Compassion On Daytime TV
In 1993, Neil Tadken, a Los Angeles-based actor, was so moved by the HIV/AIDS-awareness storyline involving the character Billy Douglas (Ryan Phillippe) that had been running on One Life To Live that he wanted more attention paid on soap operas to people who have AIDS or who are HIV-positive. Tadken saw daytime television as the perfect medium in which to show and instill compassion toward individuals who have AIDS or HIV. He wrote to the producers of all ten daytime dramas, suggesting that on June 21 their shows mention AIDS and HIV in some way.
"Specifically, the focus would be on compassion, which taps into the better parts of ourselves," he said in an interview with Soap Opera Weekly at the time. "It's an opportunity for our colleagues in the entertainment industry to help educate and inform the public on the human side of AIDS, and to create passionate role models."
ABC's four soaps were the first to agree. That first year, Loving's entire cast wore red ribbons. On All My Children, Brooke and Edmund discussed a Tempo article on mothers with AIDS. One Life To Live's Sloan Carpenter made a speech at a Veterans Hospital about how angry he was about AIDS, since he had lost his son to the disease. On General Hospital, Bobbie counseled a woman with AIDS.
On NBC, Days of Our Lives featured Sami learning that a classmate had AIDS, and also had a scene in which Alice talked about AIDS awareness. Interestingly, The Young and the Restless and The Bold and the Beautiful -- both of which are big on socially relevant storylines -- did not participate that first year. Neither did the Procter & Gamble soaps -- Another World, Guiding Light, and As the World Turns. In later years, however, all of those daytime dramas joined in what was now being called the Day of Compassion.
The soap that has gone all out for the Day of Compassion has been General Hospital, which now holds an annual Nurses' Ball to benefit the hospital's pediatric AIDS unit. But that's only the fictional side. In reality, the lively production educates viewers about AIDS and the people it affects, often dispelling stereotypes. One year, General Hospital even incorporated four 12" x 12" panels from the NAMES Project's AIDS Memorial Quilt. (Earlier, One Life To Live had also obtained some Quilt panels for the Billy Douglas storyline.)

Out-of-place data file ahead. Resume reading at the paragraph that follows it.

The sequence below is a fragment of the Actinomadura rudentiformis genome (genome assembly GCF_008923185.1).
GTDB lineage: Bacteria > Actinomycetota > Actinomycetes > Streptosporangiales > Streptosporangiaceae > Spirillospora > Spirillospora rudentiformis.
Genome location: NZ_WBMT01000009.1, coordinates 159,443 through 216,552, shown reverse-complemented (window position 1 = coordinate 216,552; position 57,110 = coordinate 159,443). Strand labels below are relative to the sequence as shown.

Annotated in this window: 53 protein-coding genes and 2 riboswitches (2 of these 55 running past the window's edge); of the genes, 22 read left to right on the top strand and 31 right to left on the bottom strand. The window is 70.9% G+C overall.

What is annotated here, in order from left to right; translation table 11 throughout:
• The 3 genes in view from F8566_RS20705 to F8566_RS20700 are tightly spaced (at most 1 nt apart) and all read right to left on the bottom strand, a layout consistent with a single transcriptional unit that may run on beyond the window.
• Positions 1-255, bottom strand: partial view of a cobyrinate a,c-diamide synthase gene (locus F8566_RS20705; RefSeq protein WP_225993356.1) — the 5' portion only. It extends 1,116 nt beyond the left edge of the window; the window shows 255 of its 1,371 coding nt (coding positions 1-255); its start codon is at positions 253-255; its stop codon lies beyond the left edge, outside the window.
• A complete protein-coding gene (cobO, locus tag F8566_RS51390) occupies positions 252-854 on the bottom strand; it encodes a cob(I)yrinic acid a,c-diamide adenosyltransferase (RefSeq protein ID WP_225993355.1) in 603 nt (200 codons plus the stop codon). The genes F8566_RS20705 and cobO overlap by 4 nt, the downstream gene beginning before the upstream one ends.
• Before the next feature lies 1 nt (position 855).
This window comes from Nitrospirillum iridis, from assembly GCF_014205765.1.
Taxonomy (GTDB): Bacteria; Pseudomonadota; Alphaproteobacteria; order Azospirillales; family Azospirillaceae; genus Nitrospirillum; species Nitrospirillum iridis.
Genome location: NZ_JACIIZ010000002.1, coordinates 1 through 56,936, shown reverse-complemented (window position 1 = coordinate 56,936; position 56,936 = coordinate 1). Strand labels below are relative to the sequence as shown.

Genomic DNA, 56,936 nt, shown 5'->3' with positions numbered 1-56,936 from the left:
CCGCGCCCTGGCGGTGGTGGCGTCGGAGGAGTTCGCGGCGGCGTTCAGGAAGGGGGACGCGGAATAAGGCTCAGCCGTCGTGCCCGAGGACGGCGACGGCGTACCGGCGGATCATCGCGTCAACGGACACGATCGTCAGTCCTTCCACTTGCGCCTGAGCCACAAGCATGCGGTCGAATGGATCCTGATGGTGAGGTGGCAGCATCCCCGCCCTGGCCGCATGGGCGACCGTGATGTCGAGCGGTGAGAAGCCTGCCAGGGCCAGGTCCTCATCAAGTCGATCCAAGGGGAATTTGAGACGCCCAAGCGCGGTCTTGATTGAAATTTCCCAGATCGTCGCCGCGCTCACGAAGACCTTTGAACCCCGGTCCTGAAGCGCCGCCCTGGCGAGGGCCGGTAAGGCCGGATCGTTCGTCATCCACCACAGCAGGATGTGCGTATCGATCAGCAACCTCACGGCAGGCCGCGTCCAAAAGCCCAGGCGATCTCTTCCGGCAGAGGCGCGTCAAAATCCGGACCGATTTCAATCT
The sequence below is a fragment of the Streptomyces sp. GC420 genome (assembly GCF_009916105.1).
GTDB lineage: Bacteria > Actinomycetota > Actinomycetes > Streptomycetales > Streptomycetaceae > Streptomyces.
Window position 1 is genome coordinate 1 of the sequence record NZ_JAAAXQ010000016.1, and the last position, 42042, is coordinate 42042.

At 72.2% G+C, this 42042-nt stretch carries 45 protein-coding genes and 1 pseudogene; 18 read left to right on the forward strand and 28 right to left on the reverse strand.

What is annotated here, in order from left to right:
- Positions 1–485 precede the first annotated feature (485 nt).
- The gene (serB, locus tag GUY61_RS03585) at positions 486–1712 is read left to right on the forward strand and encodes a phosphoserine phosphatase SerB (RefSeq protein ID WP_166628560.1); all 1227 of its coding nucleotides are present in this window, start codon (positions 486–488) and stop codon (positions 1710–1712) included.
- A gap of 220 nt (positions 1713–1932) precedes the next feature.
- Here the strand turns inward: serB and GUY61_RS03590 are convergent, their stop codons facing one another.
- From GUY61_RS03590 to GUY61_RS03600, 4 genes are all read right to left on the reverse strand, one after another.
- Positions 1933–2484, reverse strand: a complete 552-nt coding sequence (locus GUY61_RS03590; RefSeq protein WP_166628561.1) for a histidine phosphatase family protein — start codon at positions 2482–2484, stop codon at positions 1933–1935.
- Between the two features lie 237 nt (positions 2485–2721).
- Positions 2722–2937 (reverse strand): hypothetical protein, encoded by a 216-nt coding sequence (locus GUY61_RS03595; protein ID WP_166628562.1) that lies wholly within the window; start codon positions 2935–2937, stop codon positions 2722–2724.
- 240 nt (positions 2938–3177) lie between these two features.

In 1995, General Hospital displayed more panels from the Quilt in its Nurses' Ball, including several panels dedicated to Ryan White. Executive Producer Wendy Riche said at the time that she hoped "this Nurses' Ball and the Day of Compassion will help us to realize the importance of caring, commitment, and generosity when it comes to individuals who, for any reason, need our help."
Daytime television has long gotten a bad rap for being all T&A. But truth be told, this medium can do and has done more good than many others. With the luxury of time and continuity, the soaps are able to enlighten and educate their audience on countless issues, among them AIDS. And many viewers consider the characters on their favorite soaps as their families, so the lessons of these dramas hit close to home and stick.
This June 21, most if not all of the soaps will in some way participate in the Day of Compassion. The Young and the Restless's Malcolm might remember Keesha, whom he married right before she succumbed to AIDS. One Life To Live's Reverend Andrew Carpenter might have a special service for his brother, as well as others who have died of AIDS. All My Children's Stuart will no doubt remember his beloved Cindy, another soap character lost to AIDS. And, of course, General Hospital and Port Charles will air the powerful and poignant Nurses' Ball.
The regular daytime storylines don't stop on June 21. The drama simply takes a backseat to the message these shows want to get across to have compassion for people whose lives have been affected by the scourge that is AIDS.
This article was provided by Body Positive. It is a part of the publication Body Positive.